SAYING IT WITH FLOWERS

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Throughout my home there is one thing you can’t fail to notice … my use of florals. Big and bold or small and ditsy, I use gloriously colourful blooms to tie each room together.

Every space in my home is filled with flower paintings, patchwork throws, barkcloth cushions or feature wallpaper that burst with an array of roses, hydrangeas, primulas and pansies. Some date back as far as the Victorian era, but there’s a few sneaky Cath Kidston favourites in there too.

For me, flowers bring a real beauty to a home, adding instant bursts of colour and interest. It doesn’t matter how grey and dank it is outside, inside it’s always summer! I like to mix different shapes, patterns and textures – just think how wonderful a traditional cottage garden looks, filled with a mix of delphiniums, foxgloves, hollyhocks and lupins.

To get the look in your own home, start by grouping similar items together – a selection of Vernon Ward prints or a collection of different sized jugs , for example – that create a real floral focal point. Then layer different textures and patterns using cushions and throws. One of my favourite piece in my home is probably my giant 1930s rug that completely fills my lounge. It was the perfect finishing touch to a room that was already blooming!

To be honest, I don’t worry if all my floral pieces are the same style, time period or colour; I figure that if I love them all, they’ll somehow go with each other. It’s very much a feminine home, without, I hope, being too girly.

 

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BEING BOLD AND USING COLOUR

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As someone who literally lives in “fashion black” the fact that my home is a riot of colour can come as a bit of a surprise. But each room bursts with a vibrant palette of blues, greens, reds and yellows. And yes, it all happens by accident.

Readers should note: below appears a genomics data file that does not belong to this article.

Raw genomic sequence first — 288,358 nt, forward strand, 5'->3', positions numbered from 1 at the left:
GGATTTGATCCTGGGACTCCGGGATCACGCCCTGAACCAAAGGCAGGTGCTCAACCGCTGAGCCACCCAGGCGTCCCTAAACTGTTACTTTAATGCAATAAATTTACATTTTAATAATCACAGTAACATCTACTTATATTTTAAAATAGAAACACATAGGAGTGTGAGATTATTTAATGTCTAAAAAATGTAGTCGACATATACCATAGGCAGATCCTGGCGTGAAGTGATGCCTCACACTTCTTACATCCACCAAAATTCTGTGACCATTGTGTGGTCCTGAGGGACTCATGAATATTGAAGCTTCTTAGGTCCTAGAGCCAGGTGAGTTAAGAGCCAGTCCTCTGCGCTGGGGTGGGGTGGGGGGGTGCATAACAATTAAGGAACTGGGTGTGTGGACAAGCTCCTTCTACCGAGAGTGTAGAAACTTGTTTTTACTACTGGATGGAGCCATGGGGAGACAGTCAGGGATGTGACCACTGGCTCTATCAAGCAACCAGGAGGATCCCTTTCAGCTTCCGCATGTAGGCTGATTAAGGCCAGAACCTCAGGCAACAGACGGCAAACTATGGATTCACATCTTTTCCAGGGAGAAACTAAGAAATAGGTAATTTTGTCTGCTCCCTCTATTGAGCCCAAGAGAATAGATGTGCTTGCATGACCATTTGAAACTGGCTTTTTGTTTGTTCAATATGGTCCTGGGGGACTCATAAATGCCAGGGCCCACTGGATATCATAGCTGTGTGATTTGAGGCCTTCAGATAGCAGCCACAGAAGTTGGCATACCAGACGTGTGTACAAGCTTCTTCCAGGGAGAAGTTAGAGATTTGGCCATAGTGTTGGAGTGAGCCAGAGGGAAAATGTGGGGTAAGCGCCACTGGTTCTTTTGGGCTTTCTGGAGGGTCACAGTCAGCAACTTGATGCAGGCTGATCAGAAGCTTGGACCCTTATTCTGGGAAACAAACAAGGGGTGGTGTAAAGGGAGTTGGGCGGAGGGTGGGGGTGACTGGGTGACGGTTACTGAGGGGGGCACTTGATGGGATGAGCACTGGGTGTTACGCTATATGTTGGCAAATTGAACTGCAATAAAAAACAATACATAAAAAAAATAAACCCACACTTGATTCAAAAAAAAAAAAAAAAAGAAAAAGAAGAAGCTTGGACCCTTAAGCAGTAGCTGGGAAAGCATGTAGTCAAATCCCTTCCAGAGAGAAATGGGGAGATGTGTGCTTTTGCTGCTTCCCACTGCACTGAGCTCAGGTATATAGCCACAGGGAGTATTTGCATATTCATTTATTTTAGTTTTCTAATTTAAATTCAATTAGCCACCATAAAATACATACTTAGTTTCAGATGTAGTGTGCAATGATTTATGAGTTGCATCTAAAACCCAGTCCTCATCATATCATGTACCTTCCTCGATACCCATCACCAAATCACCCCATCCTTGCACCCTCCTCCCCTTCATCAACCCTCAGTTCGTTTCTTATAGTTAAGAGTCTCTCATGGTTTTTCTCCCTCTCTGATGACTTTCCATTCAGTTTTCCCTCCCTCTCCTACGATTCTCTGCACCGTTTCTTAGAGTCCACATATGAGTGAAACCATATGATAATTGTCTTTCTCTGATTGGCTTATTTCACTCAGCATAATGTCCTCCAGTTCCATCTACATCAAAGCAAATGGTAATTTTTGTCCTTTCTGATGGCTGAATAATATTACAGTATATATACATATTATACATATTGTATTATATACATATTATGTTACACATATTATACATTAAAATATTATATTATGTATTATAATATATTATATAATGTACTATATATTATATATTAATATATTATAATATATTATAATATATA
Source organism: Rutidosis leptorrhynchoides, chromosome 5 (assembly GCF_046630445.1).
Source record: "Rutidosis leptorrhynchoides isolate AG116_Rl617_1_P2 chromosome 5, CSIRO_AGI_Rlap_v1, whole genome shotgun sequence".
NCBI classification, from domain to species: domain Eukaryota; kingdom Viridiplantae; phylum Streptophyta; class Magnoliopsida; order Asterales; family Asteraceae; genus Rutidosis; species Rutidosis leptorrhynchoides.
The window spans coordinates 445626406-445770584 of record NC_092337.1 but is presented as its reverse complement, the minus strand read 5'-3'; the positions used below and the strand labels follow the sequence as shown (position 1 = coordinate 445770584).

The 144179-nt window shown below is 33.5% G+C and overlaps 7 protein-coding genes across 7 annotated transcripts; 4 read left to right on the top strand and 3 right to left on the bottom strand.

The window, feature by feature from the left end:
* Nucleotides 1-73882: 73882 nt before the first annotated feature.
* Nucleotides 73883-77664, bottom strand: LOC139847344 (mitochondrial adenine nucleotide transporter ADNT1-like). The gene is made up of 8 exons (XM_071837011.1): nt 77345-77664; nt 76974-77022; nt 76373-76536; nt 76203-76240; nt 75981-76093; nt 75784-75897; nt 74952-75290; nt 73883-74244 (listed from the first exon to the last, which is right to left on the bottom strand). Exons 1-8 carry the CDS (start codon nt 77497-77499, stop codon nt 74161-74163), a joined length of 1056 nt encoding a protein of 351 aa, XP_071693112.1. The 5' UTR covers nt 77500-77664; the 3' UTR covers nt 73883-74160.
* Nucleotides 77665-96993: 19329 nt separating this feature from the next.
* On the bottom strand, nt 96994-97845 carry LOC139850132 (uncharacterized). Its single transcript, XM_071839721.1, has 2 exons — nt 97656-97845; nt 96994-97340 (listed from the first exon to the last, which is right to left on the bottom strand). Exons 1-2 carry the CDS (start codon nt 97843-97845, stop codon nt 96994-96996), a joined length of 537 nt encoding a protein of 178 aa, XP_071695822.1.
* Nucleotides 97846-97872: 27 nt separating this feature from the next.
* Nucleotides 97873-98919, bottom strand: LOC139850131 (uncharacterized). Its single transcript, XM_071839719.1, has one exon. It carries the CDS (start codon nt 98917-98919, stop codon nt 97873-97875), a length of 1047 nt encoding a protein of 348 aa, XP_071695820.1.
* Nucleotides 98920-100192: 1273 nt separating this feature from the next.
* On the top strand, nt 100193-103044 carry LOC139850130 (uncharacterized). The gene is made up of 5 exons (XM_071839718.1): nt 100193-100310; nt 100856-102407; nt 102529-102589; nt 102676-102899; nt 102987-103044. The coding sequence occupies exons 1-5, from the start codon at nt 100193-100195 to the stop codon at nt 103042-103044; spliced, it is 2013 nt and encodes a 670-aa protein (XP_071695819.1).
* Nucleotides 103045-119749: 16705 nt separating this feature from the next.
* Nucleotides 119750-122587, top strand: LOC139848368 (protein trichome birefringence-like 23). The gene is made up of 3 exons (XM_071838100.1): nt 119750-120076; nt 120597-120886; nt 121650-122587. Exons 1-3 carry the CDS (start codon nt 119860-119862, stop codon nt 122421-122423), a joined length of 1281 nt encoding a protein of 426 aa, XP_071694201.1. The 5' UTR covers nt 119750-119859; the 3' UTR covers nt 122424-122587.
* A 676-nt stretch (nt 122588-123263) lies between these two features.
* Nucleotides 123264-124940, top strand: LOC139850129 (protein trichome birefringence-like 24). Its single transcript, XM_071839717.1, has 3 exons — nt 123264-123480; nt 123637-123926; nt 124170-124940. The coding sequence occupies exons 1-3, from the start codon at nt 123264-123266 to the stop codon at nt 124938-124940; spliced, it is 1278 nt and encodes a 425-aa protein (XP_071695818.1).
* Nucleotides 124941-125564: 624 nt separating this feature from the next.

As a vintage collector I have, over the last decade, filled my home with treasures unearthed at car boot sales, flea markets and charity shops. Because so many of these finds are different colours, inevitably my rooms became a mass of rainbow brights.

So when I decorate, I don’t have a specific colour theme in mind. I don’t think “I’m going to have a blue bedroom or a green kitchen” and I don’t chose a wall colour because it matches a painting or a sofa. Instead I build a room around my favourite pieces and just throw them all in together. If something doesn’t quite work then I’ll try it in a different room.

I do like to have pops of the same colour around the room. For example, in my bedroom a wonderful 1950s chest of drawers, picture frame and a duvet cover in yellow help draw your eye around the space.

I know so many people are afraid to use bright and bold colours in their home, but painting a feature wall in a fabulous deep blue, or kitchen units in a playful red add instant interest to. And let’s face it, if it’s only a tin of paint it didn’t set you back too much money and you can easily cover with something a little “our there” it if you hate the results!